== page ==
Spiritual Management

It’s a strange thing to be in the middle of my life. The urge to say ‘Mommy and daddy, look what I can do already’ has long now subsided. Instead I am beginning to suspect that not far from now my kids will start to ask the universal question: ‘why, daddy?’ Maybe I am projecting my feeling here, but “I am a manager because I can, because I am very good at it!” just does not seem to cut it. The longer I work in management the more I feel that when done right, there is a quality to this job that transcends its pure mechanics. I can only describe it as “spiritual management” (I have googled the phrase and have found that others have used it too. I admit I have not yet given their ideas a closer look yet).

Why? Well, why not?

Maybe I am transferring a martial arts concept here again: Many martial arts have discovered that fighting without attitude, without true spirit, is both, powerless and worthless. I am convinced the same applies to the profession of management.

Martial artists have reached their conclusion because many of them faced the ultimate risk when entering into a fight: Losing the fight often meant loosing ones life. So it is not a surprise that martial artists have developed a keen interest in the nature of life itself, its relation to their art and the fighters place in the universe. That’s why martial arts are sometimes called “philosophy in motion”.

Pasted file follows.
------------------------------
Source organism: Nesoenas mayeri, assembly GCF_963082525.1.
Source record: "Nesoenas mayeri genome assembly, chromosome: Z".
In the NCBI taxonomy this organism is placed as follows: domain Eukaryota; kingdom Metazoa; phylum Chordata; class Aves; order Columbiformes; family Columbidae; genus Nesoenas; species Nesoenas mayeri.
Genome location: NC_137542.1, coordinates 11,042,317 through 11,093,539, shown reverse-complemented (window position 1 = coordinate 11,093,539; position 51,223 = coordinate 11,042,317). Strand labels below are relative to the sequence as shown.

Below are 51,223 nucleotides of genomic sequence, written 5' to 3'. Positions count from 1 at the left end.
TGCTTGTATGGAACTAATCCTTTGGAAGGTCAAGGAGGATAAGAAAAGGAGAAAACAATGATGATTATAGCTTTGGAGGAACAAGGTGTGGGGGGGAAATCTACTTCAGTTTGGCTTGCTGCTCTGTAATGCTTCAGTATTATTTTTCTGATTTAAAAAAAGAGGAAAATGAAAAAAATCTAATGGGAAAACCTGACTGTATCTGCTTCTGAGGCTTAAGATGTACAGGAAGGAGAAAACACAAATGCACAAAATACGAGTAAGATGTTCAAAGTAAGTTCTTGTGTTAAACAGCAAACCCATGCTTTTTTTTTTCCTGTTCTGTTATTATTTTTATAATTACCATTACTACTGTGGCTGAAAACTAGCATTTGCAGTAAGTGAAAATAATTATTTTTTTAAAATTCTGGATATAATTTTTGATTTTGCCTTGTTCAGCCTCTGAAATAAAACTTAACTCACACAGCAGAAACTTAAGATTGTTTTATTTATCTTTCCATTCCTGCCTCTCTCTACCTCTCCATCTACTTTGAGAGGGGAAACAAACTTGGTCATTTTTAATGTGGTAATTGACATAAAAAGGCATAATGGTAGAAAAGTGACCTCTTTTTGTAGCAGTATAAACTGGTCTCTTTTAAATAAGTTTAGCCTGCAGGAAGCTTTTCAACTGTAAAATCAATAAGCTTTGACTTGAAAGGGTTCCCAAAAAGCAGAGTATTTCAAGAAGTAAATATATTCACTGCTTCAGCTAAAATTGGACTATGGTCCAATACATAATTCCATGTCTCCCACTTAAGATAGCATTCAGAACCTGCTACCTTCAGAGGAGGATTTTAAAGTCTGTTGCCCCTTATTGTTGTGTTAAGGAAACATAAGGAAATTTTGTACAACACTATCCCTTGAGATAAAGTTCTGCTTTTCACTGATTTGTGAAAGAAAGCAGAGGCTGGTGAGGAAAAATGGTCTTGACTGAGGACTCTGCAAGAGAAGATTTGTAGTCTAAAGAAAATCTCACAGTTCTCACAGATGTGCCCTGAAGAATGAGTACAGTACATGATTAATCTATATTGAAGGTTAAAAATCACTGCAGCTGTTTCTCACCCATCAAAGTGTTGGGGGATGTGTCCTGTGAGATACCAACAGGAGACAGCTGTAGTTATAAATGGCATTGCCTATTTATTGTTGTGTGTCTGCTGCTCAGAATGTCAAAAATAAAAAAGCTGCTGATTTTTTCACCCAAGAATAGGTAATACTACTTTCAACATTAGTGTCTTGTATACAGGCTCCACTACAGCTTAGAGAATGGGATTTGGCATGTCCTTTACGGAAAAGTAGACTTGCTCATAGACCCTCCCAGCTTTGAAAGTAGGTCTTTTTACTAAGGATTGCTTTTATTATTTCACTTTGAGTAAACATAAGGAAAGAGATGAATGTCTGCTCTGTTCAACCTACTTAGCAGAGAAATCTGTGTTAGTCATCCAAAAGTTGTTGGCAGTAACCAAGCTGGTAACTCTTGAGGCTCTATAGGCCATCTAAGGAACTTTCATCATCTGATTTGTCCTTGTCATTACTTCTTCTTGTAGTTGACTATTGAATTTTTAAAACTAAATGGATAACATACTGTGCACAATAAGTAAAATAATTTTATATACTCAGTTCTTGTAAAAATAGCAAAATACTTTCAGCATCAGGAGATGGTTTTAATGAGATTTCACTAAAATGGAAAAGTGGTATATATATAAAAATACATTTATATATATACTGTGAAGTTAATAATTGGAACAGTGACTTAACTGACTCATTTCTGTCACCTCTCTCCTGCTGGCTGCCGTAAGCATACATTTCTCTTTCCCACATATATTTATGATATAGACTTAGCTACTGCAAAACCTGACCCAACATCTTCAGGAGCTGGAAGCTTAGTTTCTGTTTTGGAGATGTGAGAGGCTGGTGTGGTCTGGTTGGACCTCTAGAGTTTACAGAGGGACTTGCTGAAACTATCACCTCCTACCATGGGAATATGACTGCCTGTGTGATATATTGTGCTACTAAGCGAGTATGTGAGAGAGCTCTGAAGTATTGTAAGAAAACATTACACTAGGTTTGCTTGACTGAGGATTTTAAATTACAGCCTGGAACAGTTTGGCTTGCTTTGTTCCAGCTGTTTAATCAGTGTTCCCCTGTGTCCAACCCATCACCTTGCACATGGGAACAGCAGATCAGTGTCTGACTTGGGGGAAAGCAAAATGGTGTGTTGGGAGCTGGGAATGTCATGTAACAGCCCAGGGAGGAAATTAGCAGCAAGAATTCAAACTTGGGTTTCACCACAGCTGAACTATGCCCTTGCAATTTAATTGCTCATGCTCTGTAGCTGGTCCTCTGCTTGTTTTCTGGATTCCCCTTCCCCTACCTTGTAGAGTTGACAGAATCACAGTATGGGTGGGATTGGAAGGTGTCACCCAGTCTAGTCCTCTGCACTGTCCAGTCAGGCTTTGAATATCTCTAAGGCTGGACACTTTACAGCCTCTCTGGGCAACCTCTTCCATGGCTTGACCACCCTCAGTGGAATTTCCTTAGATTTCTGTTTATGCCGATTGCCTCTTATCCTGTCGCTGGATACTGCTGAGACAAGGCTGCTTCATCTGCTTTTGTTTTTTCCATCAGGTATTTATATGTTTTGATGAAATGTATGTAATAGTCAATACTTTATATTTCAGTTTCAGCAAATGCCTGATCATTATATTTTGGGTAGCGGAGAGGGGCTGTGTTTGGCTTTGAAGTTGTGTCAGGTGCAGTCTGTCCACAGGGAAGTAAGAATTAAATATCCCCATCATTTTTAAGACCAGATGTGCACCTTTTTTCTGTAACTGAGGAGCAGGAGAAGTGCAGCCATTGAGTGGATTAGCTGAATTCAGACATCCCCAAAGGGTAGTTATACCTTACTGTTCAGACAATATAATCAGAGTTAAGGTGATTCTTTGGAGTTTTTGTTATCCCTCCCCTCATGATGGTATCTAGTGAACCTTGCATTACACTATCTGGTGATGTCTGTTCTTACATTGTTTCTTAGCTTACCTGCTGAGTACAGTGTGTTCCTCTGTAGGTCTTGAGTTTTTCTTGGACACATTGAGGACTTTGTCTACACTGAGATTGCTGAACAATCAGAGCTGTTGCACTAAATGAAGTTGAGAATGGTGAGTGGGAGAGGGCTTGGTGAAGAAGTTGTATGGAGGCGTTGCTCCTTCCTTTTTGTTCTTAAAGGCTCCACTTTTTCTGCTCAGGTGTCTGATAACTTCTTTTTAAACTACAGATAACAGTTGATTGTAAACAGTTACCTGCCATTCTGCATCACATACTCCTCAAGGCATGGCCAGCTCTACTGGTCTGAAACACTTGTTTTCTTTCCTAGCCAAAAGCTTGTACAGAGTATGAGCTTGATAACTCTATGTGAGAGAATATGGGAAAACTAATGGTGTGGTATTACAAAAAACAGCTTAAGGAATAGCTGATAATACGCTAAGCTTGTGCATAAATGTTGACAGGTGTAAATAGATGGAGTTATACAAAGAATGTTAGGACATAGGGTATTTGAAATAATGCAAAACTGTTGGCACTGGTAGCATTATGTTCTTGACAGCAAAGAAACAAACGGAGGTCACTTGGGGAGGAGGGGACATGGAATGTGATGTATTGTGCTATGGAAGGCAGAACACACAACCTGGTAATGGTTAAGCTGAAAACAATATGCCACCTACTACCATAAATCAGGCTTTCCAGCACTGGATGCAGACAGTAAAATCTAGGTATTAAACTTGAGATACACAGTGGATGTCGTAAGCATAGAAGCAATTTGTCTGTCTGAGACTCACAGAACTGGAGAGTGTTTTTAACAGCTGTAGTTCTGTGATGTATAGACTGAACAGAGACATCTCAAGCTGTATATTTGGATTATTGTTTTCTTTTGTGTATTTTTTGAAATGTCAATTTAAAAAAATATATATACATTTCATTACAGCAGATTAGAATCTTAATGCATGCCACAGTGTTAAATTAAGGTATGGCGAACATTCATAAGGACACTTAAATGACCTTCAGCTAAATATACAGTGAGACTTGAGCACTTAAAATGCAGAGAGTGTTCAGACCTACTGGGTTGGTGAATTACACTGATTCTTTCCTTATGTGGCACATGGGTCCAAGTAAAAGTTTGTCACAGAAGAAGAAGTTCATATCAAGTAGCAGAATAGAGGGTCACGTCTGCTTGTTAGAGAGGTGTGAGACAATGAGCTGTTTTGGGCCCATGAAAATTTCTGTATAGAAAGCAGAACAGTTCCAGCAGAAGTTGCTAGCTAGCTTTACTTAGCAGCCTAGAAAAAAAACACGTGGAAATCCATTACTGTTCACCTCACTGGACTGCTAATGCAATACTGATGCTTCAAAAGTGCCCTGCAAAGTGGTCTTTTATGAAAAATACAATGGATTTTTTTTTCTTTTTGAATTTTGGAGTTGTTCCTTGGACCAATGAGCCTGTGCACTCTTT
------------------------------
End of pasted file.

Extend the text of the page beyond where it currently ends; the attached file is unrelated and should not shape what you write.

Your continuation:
Working in management may seem less risky than fighting. But here too the question is in order: how much of our life will be left when we are done with it? Martial arts have given the act of fighting meaning by adding a spiritual component to it. Management on the other hand is still a soulless technicality for many of us. That’s why I advocate spiritual management: If you have a career in management then you are one of the few people on earth that have received all the gifts necessary to make real choices in life. You can decide how to fill your waking hours with meaning. You have the intellect, the education, the ability to make enough money to get through. Why should you settle for anything less than meaningful work, than spiritual management?

Spiritual management

We that deem ourselves the pinnacle of potential allowed our work to become something alien. There seems to be a big gap between ‘life’ and ‘management’. And paradoxically this gap even seems to be growing: while we strive for wholeness it has at the same time become a fashion to separate between profession and person (look at the work life balance discussion for example). While a I am convinced that we should never let us be reduced to our jobs, I also think we should not let us be divided from them either. I even go one step further: I absolutely recommend taking your job personally, to reunite profession and person and by doing this become the sword (see my post on kikentai management). Why? Because I believe that life simply is too short to spend most of it on something that ‘is not us’.

When we are ready to give our entire being into the job without holding back, work and life are not in balance, but simply one. And when we lead this work/life carefully and consciously we can find spiritual fulfillment and meaning in our work. We can make it something nourishing instead of straining. A spiritual journey.

I am looking forward to the day I can explain that to my kids.

 

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